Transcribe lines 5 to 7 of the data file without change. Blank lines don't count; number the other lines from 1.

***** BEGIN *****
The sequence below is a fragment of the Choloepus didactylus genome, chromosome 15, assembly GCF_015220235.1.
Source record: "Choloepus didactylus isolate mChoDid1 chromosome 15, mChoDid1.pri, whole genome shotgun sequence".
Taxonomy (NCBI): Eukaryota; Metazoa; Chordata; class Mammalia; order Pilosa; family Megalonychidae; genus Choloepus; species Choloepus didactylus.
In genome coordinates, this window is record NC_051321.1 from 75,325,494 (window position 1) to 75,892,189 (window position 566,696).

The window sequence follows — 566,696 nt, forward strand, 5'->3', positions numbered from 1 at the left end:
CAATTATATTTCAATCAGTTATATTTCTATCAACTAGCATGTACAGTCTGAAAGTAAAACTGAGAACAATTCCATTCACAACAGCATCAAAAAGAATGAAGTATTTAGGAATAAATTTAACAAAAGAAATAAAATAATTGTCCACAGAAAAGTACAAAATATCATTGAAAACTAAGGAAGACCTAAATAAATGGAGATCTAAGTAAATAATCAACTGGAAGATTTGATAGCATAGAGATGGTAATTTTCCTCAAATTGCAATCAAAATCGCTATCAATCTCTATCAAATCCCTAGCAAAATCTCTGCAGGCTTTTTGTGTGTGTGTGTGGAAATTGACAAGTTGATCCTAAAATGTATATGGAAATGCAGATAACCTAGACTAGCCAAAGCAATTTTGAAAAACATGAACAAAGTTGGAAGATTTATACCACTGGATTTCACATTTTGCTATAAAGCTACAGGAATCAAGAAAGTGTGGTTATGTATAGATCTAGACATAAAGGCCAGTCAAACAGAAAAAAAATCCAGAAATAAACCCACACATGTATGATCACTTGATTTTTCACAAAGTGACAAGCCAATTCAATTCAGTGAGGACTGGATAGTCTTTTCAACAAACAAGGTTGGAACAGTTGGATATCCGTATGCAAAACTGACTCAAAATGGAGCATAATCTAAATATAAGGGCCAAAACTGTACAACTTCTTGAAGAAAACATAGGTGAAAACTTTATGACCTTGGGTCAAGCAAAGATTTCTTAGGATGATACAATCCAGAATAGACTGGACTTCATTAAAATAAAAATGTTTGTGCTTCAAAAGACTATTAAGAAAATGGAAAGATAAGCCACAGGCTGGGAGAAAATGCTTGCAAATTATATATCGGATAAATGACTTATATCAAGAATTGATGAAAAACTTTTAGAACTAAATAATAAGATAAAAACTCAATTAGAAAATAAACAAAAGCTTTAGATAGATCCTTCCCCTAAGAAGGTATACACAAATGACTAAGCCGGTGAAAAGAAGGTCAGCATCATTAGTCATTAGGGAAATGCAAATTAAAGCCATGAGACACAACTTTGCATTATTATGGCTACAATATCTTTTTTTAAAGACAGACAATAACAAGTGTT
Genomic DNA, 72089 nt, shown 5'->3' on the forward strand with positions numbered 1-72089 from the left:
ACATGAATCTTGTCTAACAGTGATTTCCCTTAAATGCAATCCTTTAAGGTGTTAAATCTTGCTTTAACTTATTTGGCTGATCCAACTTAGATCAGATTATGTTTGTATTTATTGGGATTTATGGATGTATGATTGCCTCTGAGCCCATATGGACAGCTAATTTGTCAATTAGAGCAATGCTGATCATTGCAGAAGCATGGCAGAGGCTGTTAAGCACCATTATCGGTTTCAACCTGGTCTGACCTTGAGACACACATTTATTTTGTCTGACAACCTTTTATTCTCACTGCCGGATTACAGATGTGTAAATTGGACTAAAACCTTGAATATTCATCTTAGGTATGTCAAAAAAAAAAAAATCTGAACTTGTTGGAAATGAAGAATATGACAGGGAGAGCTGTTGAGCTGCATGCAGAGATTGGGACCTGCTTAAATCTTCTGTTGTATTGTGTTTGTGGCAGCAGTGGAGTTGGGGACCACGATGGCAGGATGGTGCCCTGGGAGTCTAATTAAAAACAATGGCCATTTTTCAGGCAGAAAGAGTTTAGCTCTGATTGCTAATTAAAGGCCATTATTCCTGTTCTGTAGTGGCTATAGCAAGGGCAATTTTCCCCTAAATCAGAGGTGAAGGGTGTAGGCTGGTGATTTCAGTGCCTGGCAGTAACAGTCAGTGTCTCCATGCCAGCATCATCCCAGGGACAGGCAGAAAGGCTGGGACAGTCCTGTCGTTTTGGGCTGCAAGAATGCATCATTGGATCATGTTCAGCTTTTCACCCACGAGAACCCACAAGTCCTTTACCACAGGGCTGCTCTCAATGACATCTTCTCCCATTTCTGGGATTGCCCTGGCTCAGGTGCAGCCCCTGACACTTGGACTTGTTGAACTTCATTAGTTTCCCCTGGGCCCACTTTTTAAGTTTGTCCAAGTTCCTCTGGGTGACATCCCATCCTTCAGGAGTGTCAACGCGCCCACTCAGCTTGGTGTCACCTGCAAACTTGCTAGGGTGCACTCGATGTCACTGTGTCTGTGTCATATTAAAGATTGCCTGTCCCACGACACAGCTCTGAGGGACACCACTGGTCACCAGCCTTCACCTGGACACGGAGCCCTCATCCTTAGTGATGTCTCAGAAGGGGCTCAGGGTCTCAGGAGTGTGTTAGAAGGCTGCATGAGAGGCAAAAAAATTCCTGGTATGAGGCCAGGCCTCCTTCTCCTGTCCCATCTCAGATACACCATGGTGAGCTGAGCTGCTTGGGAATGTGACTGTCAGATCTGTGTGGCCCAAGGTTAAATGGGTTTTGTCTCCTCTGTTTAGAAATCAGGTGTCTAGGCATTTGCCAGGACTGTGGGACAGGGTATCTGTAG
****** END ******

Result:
The window sequence follows — 566,696 nt, forward strand, 5'->3', positions numbered from 1 at the left end:
CAATTATATTTCAATCAGTTATATTTCTATCAACTAGCATGTACAGTCTGAAAGTAAAACTGAGAACAATTCCATTCACAACAGCATCAAAAAGAATGAAGTATTTAGGAATAAATTTAACAAAAGAAATAAAATAATTGTCCACAGAAAAGTACAAAATATCATTGAAAACTAAGGAAGACCTAAATAAATGGAGATCTAAGTAAATAATCAACTGGAAGATTTGATAGCATAGAGATGGTAATTTTCCTCAAATTGCAATCAAAATCGCTATCAATCTCTATCAAATCCCTAGCAAAATCTCTGCAGGCTTTTTGTGTGTGTGTGTGGAAATTGACAAGTTGATCCTAAAATGTATATGGAAATGCAGATAACCTAGACTAGCCAAAGCAATTTTGAAAAACATGAACAAAGTTGGAAGATTTATACCACTGGATTTCACATTTTGCTATAAAGCTACAGGAATCAAGAAAGTGTGGTTATGTATAGATCTAGACATAAAGGCCAGTCAAACAGAAAAAAAATCCAGAAATAAACCCACACATGTATGATCACTTGATTTTTCACAAAGTGACAAGCCAATTCAATTCAGTGAGGACTGGATAGTCTTTTCAACAAACAAGGTTGGAACAGTTGGATATCCGTATGCAAAACTGACTCAAAATGGAGCATAATCTAAATATAAGGGCCAAAACTGTACAACTTCTTGAAGAAAACATAGGTGAAAACTTTATGACCTTGGGTCAAGCAAAGATTTCTTAGGATGATACAATCCAGAATAGACTGGACTTCATTAAAATAAAAATGTTTGTGCTTCAAAAGACTATTAAGAAAATGGAAAGATAAGCCACAGGCTGGGAGAAAATGCTTGCAAATTATATATCGGATAAATGACTTATATCAAGAATTGATGAAAAACTTTTAGAACTAAATAATAAGATAAAAACTCAATTAGAAAATAAACAAAAGCTTTAGATAGATCCTTCCCCTAAGAAGGTATACACAAATGACTAAGCCGGTGAAAAGAAGGTCAGCATCATTAGTCATTAGGGAAATGCAAATTAAAGCCATGAGACACAACTTTGCATTATTATGGCTACAATATCTTTTTTTAAAGACAGACAATAACAAGTGTT
Genomic DNA, 72089 nt, shown 5'->3' on the forward strand with positions numbered 1-72089 from the left: